It’s a shame that mobile hasn’t learned from the web’s mistakes. Equally, it’s a shame when prolonged struggles on the web spill out into mobile. So becomes the case when mobile app developers received subpoenas for the mobile apps they run on iOS and Android platforms.
Internet radio provider Pandora is the first to go public with its subpoena. It did so as part of its S-1 filing to announce its bid for an IPO. Word is other developers also received subpoenas in a government probe to review privacy practices in apps. It’s unclear what exactly the government wants, but a post on GigaOm outlines some of Pandora’s issues.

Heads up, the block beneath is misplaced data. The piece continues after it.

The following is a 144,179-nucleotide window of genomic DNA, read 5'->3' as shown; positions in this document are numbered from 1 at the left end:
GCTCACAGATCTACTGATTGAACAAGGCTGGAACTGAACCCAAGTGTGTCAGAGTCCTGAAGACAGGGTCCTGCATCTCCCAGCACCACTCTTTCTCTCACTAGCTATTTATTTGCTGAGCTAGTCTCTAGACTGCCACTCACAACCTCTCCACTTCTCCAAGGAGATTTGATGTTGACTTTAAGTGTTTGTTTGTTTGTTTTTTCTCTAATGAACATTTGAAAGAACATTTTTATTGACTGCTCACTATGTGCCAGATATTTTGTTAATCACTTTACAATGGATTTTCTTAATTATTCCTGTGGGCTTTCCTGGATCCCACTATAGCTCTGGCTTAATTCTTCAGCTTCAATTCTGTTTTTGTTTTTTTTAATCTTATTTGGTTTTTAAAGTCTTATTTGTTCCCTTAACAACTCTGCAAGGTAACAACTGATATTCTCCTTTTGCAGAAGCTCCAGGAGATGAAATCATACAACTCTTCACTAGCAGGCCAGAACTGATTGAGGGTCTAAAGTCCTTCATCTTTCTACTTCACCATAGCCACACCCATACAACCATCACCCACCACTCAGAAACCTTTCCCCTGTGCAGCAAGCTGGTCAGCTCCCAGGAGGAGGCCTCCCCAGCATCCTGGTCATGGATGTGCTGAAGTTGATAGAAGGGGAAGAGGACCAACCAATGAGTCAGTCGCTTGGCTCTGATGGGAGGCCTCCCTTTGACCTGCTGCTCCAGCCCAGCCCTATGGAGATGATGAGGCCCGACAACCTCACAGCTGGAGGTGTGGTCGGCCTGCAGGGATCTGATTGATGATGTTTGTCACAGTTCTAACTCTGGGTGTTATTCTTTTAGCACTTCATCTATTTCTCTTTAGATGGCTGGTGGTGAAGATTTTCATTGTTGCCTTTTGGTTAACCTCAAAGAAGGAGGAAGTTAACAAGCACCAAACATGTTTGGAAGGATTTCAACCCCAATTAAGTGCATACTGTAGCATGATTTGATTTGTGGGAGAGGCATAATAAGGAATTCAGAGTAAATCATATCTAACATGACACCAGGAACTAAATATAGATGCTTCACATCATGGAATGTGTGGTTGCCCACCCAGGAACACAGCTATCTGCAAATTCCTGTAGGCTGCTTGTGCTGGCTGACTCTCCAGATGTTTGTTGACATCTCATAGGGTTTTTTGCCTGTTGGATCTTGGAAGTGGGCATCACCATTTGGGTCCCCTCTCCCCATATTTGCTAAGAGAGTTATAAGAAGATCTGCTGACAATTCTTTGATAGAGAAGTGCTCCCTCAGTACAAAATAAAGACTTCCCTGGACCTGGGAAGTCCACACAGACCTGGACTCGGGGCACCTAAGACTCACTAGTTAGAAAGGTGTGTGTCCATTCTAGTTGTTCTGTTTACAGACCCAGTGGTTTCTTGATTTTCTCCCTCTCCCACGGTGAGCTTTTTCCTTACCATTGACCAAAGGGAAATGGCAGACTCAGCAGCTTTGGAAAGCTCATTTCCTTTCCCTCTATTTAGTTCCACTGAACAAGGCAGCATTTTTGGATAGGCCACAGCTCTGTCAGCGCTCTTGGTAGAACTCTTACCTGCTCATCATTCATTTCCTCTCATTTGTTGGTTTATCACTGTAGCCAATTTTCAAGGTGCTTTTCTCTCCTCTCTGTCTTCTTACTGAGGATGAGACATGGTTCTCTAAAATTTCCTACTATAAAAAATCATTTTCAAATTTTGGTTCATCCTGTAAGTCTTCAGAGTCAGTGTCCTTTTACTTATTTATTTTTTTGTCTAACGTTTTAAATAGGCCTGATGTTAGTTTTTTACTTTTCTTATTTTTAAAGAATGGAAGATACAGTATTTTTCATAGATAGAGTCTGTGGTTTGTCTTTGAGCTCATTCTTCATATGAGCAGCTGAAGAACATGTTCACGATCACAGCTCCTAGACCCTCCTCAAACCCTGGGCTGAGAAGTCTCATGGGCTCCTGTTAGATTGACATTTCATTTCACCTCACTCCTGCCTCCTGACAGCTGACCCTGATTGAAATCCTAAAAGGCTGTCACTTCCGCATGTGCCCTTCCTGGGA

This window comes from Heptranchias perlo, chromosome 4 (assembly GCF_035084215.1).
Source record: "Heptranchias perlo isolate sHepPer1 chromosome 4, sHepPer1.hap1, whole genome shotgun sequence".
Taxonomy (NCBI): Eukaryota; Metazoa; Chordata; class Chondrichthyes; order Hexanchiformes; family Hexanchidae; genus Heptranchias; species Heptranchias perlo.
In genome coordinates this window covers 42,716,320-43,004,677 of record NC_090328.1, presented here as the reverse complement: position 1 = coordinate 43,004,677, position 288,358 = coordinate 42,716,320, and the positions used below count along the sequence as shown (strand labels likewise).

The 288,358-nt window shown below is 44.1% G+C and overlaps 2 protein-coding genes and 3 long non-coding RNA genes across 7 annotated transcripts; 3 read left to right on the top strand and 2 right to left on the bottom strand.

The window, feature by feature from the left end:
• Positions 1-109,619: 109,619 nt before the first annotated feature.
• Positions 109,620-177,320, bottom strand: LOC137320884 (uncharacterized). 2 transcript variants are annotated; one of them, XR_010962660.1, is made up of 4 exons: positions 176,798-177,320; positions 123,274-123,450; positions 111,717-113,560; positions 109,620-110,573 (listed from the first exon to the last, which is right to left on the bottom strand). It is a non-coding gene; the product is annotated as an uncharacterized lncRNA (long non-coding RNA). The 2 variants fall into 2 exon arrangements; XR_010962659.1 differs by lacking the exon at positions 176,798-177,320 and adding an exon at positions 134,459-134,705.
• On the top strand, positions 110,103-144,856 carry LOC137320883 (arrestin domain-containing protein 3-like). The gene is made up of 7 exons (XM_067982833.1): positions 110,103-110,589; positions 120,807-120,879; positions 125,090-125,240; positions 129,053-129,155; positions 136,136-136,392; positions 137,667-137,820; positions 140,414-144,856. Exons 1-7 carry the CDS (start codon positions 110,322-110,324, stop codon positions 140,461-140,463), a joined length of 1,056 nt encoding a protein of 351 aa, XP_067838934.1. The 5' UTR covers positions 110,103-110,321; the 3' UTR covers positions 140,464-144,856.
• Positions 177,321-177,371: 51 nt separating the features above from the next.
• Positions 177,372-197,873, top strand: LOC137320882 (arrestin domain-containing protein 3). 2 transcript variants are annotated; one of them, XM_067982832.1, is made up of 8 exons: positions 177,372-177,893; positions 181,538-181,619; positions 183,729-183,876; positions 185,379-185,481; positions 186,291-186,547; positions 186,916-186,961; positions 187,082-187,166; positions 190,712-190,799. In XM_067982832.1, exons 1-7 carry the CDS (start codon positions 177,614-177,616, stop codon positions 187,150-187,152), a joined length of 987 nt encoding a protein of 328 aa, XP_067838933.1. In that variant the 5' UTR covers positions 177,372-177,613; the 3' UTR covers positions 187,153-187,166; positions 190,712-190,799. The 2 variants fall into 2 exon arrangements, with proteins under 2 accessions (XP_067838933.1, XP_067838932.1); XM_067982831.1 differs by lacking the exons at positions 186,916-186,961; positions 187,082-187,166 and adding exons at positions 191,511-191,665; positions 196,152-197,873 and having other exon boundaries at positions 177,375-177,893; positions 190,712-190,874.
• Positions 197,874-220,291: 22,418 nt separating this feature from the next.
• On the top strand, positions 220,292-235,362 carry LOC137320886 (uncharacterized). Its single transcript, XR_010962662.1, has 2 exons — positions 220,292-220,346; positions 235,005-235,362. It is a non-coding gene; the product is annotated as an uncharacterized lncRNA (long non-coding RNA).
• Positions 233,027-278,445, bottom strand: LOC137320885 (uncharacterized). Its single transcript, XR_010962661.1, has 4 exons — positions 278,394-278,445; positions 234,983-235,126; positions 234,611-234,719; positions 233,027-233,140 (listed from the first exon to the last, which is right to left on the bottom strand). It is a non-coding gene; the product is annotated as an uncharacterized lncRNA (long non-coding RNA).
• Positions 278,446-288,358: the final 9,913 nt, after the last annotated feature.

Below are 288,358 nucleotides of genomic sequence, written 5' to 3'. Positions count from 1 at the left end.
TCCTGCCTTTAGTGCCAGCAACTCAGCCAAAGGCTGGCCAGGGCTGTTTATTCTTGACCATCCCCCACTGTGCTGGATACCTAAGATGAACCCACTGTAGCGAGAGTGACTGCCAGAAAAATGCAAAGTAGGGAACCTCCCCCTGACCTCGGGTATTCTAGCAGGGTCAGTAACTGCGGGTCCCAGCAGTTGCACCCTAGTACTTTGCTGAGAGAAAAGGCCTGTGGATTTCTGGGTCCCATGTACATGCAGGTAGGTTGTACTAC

Similar to the web, mobile app developers collect voluntary data from users for several reasons. In the case of Pandora, data are used to create a user profile of music and make further recommendations. The company also likely uses data such as a user’s sex, age and location to sell ads. This, folks, is how the web works. However it treads the line between companies trying to earn a living and big brother watching you from behind the mirrored glass. For the most part, it’s the former and any data that’s shared is anonymous, yet vast swaths of users don’t quite get that.
Companies need to be held in check, no argument there. But much of this is done voluntarily through groups like the Internet Advertising Bureau, Mobile Marketing Association, American Advertising Association and other organizations.